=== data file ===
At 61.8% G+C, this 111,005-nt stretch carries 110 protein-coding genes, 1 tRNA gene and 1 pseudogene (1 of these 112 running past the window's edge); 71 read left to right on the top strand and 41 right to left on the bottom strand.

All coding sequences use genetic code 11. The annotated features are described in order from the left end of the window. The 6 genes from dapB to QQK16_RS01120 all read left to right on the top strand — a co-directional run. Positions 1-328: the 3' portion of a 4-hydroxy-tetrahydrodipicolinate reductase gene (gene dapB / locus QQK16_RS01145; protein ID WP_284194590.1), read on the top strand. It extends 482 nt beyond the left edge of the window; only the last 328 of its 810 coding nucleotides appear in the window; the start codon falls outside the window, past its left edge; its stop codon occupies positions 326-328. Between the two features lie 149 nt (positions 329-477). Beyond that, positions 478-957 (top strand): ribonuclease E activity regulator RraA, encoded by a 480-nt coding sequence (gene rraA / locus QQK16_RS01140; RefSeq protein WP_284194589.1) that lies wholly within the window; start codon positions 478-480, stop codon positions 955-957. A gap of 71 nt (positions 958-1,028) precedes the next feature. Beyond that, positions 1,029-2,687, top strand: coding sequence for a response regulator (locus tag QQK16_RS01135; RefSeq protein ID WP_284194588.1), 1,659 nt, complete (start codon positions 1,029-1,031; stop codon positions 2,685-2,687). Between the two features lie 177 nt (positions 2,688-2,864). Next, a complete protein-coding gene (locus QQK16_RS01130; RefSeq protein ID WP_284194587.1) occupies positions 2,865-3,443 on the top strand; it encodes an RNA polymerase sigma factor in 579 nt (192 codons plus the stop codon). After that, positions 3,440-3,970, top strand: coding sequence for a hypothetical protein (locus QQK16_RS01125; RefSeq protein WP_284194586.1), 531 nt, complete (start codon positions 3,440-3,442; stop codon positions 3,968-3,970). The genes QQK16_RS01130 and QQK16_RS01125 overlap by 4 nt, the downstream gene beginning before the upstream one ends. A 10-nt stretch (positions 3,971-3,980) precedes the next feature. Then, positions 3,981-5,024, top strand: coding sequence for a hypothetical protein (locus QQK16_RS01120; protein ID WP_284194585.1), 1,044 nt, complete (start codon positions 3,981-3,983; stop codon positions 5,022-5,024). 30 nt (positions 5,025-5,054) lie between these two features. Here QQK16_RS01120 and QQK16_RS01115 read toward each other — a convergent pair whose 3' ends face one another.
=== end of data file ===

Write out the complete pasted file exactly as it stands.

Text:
At 61.8% G+C, this 111,005-nt stretch carries 110 protein-coding genes, 1 tRNA gene and 1 pseudogene (1 of these 112 running past the window's edge); 71 read left to right on the top strand and 41 right to left on the bottom strand.

All coding sequences use genetic code 11. The annotated features are described in order from the left end of the window. The 6 genes from dapB to QQK16_RS01120 all read left to right on the top strand — a co-directional run. Positions 1-328: the 3' portion of a 4-hydroxy-tetrahydrodipicolinate reductase gene (gene dapB / locus QQK16_RS01145; protein ID WP_284194590.1), read on the top strand. It extends 482 nt beyond the left edge of the window; only the last 328 of its 810 coding nucleotides appear in the window; the start codon falls outside the window, past its left edge; its stop codon occupies positions 326-328. Between the two features lie 149 nt (positions 329-477). Beyond that, positions 478-957 (top strand): ribonuclease E activity regulator RraA, encoded by a 480-nt coding sequence (gene rraA / locus QQK16_RS01140; RefSeq protein WP_284194589.1) that lies wholly within the window; start codon positions 478-480, stop codon positions 955-957. A gap of 71 nt (positions 958-1,028) precedes the next feature. Beyond that, positions 1,029-2,687, top strand: coding sequence for a response regulator (locus tag QQK16_RS01135; RefSeq protein ID WP_284194588.1), 1,659 nt, complete (start codon positions 1,029-1,031; stop codon positions 2,685-2,687). Between the two features lie 177 nt (positions 2,688-2,864). Next, a complete protein-coding gene (locus QQK16_RS01130; RefSeq protein ID WP_284194587.1) occupies positions 2,865-3,443 on the top strand; it encodes an RNA polymerase sigma factor in 579 nt (192 codons plus the stop codon). After that, positions 3,440-3,970, top strand: coding sequence for a hypothetical protein (locus QQK16_RS01125; RefSeq protein WP_284194586.1), 531 nt, complete (start codon positions 3,440-3,442; stop codon positions 3,968-3,970). The genes QQK16_RS01130 and QQK16_RS01125 overlap by 4 nt, the downstream gene beginning before the upstream one ends. A 10-nt stretch (positions 3,971-3,980) precedes the next feature. Then, positions 3,981-5,024, top strand: coding sequence for a hypothetical protein (locus QQK16_RS01120; protein ID WP_284194585.1), 1,044 nt, complete (start codon positions 3,981-3,983; stop codon positions 5,022-5,024). 30 nt (positions 5,025-5,054) lie between these two features. Here QQK16_RS01120 and QQK16_RS01115 read toward each other — a convergent pair whose 3' ends face one another.